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Western Europe: cross-border sales to double by 2018 - report by The Paypers

Author: Tom Zierold
Category: Industry News
22 July, 2014
Cross-border sales in Western Europe will more than double by 2018, accounting for 20% of the region’s total ecommerce sales, a recent report reveals.

According to the European Multi-channel and Online Trade Association, cited by market research company eMarketer, in 2014 nondomestic business-to-consumer ecommerce sales in Europe are to amount to USD 74.67 billion, totaling 14% of all ecommerce sales.

Comparing the European domestic and the cross-border B2C ecommerce sales, the statistics released by eMarketer indicate not only a year-on-year increase in the amount of money spent, but also a clear difference between the sales value associated with domestic ecommerce, as compared to that for cross-border ecommerce at a European level. For instance, out of USD 402 billion predicted for 2014 in terms of ecommerce sales, only USD 56 billion are the result of cross-border sales.

This status is bound to change in 4-years-time, when it is estimated that, aside the fact that the value for B2C ecommerce sales will grow to about USD 578 billion, the value of cross-border sales will also more than double, reaching USD 116 billion.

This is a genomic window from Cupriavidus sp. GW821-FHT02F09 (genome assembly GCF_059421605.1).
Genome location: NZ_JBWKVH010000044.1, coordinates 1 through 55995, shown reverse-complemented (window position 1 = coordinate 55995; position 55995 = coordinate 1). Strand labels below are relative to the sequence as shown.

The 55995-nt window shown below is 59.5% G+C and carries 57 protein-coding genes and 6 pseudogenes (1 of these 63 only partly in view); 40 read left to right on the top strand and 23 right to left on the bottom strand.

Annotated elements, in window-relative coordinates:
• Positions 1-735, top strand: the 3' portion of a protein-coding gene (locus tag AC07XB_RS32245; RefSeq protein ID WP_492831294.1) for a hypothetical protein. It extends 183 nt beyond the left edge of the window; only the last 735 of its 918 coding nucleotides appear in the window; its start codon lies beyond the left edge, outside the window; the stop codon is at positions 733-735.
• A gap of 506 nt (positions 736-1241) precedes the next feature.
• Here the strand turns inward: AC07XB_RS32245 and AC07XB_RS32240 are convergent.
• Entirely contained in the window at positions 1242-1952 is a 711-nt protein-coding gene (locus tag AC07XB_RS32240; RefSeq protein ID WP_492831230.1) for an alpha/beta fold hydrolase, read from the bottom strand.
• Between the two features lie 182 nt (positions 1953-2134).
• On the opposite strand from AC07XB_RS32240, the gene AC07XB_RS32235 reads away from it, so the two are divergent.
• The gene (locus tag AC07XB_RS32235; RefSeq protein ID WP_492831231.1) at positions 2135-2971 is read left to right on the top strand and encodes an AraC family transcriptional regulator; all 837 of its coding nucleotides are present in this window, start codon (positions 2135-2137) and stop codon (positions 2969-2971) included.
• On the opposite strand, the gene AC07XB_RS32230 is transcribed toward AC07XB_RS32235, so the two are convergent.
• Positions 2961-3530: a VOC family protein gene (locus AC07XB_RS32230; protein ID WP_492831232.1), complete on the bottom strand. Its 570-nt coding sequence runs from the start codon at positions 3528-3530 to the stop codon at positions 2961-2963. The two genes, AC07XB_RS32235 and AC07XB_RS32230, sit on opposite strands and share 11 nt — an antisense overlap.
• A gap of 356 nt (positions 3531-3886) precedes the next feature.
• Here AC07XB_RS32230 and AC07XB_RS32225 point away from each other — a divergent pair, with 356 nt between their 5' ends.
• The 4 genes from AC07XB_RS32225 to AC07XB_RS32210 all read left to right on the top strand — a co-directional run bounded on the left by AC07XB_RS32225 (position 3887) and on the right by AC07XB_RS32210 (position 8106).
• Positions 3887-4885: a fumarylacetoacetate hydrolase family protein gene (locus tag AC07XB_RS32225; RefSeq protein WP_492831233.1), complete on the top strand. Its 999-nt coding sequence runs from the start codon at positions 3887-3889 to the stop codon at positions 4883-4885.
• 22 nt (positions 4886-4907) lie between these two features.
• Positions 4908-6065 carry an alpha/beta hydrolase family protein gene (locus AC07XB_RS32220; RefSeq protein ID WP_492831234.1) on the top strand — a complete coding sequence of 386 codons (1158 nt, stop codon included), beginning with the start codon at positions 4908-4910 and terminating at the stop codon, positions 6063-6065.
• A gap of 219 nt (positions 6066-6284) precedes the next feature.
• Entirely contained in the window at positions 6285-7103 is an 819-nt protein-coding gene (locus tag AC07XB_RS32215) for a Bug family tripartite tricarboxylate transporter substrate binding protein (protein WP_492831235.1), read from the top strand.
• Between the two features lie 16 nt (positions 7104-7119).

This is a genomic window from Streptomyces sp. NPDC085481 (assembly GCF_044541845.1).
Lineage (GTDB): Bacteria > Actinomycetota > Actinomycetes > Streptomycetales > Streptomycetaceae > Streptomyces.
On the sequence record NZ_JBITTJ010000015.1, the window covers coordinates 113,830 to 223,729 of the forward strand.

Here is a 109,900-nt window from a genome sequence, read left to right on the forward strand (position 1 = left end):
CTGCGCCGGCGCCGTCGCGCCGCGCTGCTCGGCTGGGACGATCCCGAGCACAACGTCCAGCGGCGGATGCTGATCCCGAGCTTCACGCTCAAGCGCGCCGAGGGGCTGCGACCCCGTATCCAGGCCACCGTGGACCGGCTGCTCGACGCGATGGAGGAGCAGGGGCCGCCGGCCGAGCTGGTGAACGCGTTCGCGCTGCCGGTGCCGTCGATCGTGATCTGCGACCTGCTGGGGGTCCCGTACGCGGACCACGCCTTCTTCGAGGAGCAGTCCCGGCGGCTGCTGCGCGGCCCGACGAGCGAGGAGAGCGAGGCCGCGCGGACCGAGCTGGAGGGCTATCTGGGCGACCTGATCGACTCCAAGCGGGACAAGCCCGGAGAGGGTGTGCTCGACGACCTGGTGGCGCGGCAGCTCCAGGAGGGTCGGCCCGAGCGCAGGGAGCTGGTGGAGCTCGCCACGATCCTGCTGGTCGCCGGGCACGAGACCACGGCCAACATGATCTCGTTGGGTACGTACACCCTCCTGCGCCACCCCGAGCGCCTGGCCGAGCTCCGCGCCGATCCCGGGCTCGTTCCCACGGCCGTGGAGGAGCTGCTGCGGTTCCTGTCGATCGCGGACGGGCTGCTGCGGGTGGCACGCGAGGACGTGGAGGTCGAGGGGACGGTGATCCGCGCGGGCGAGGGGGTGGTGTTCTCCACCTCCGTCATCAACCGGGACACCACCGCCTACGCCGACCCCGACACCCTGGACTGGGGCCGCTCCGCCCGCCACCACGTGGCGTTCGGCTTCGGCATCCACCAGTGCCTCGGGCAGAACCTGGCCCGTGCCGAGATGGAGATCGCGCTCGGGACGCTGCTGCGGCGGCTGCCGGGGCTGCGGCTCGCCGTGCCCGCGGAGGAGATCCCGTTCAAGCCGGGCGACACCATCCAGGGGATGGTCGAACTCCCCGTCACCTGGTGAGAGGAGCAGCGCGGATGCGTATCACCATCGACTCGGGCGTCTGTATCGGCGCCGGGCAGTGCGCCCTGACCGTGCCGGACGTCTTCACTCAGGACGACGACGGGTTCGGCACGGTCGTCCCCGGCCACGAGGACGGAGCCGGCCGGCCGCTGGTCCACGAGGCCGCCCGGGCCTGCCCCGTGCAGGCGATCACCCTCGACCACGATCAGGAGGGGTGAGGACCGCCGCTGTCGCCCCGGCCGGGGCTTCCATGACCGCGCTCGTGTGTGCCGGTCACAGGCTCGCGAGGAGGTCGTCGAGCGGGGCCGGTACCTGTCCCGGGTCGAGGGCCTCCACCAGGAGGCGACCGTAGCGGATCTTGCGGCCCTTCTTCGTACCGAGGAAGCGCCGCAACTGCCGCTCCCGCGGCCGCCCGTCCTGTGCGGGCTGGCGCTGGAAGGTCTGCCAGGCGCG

Another report, released by PostNord, indicates that a majority of digital buyers ages 15 to 79 in all EU-5 countries had made a cross-border retail purchase in 2013, excluding services such as downloads, tickets, hotels and travel.

Out of these European countries, the highest concentration of cross-border buyers can be found in Italy and Spain, where the economic context has kept local retailers from investing in technology, design improvements and product ranges for their own online stores.

The value of merchants’ cross-border sales in these two countries was still lower than the level registered in the UK, Germany or France in 2013. According to consulting company Casaleggio Associati, one quarter of online retailers in Italy sold abroad, their top four external markets being France, Germany, the UK and the US.

There was also an imbalance in buying patterns in Italy, in what concerns supply and demand. While fashion, food and tourism were Italy’s top ecommerce exports for 2013, Italian digital buyers preferred discount air tickets as a cross-border category.

Check out the "Cross-border Ecommerce Research" section for more info on country-specific ecommerce facts and figures, preferred payment methods, risk and fraud, as well as ecommerce legislation and regulation for mature and emerging markets, by visiting www.thepaypers.com.

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